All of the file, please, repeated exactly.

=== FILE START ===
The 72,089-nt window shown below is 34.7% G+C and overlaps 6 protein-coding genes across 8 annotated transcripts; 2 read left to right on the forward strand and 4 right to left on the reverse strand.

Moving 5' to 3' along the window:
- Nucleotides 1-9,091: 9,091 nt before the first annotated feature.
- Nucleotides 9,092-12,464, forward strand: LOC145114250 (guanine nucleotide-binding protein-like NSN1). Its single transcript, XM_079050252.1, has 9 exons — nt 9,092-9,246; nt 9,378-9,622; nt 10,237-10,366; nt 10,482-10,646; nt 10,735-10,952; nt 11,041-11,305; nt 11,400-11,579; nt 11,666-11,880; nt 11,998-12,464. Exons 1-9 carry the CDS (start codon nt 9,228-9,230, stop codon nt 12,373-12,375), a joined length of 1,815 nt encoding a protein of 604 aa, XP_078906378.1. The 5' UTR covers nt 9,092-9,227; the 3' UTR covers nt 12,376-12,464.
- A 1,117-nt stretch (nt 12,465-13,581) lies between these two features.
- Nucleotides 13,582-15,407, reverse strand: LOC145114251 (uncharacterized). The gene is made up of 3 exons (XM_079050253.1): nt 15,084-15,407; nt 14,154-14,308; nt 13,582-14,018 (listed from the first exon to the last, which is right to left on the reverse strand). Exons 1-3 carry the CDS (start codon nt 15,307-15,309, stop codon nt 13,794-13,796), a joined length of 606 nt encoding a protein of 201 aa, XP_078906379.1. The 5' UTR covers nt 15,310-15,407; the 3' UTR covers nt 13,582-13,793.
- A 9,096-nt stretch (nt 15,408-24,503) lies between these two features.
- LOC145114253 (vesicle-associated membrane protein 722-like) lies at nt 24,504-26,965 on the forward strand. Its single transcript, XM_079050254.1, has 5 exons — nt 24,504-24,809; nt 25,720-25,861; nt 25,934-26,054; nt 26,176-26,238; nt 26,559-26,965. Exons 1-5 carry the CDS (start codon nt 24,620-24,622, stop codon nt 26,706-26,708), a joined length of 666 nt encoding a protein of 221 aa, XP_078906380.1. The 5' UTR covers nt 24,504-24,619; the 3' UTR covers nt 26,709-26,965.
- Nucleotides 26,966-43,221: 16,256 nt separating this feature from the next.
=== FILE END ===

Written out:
The 72,089-nt window shown below is 34.7% G+C and overlaps 6 protein-coding genes across 8 annotated transcripts; 2 read left to right on the forward strand and 4 right to left on the reverse strand.

Moving 5' to 3' along the window:
- Nucleotides 1-9,091: 9,091 nt before the first annotated feature.
- Nucleotides 9,092-12,464, forward strand: LOC145114250 (guanine nucleotide-binding protein-like NSN1). Its single transcript, XM_079050252.1, has 9 exons — nt 9,092-9,246; nt 9,378-9,622; nt 10,237-10,366; nt 10,482-10,646; nt 10,735-10,952; nt 11,041-11,305; nt 11,400-11,579; nt 11,666-11,880; nt 11,998-12,464. Exons 1-9 carry the CDS (start codon nt 9,228-9,230, stop codon nt 12,373-12,375), a joined length of 1,815 nt encoding a protein of 604 aa, XP_078906378.1. The 5' UTR covers nt 9,092-9,227; the 3' UTR covers nt 12,376-12,464.
- A 1,117-nt stretch (nt 12,465-13,581) lies between these two features.
- Nucleotides 13,582-15,407, reverse strand: LOC145114251 (uncharacterized). The gene is made up of 3 exons (XM_079050253.1): nt 15,084-15,407; nt 14,154-14,308; nt 13,582-14,018 (listed from the first exon to the last, which is right to left on the reverse strand). Exons 1-3 carry the CDS (start codon nt 15,307-15,309, stop codon nt 13,794-13,796), a joined length of 606 nt encoding a protein of 201 aa, XP_078906379.1. The 5' UTR covers nt 15,310-15,407; the 3' UTR covers nt 13,582-13,793.
- A 9,096-nt stretch (nt 15,408-24,503) lies between these two features.
- LOC145114253 (vesicle-associated membrane protein 722-like) lies at nt 24,504-26,965 on the forward strand. Its single transcript, XM_079050254.1, has 5 exons — nt 24,504-24,809; nt 25,720-25,861; nt 25,934-26,054; nt 26,176-26,238; nt 26,559-26,965. Exons 1-5 carry the CDS (start codon nt 24,620-24,622, stop codon nt 26,706-26,708), a joined length of 666 nt encoding a protein of 221 aa, XP_078906380.1. The 5' UTR covers nt 24,504-24,619; the 3' UTR covers nt 26,709-26,965.
- Nucleotides 26,966-43,221: 16,256 nt separating this feature from the next.